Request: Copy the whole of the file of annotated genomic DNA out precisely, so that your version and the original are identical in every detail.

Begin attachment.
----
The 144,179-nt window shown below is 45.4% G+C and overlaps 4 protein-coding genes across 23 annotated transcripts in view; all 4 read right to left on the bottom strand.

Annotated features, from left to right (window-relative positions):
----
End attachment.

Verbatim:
The 144,179-nt window shown below is 45.4% G+C and overlaps 4 protein-coding genes across 23 annotated transcripts in view; all 4 read right to left on the bottom strand.

Annotated features, from left to right (window-relative positions):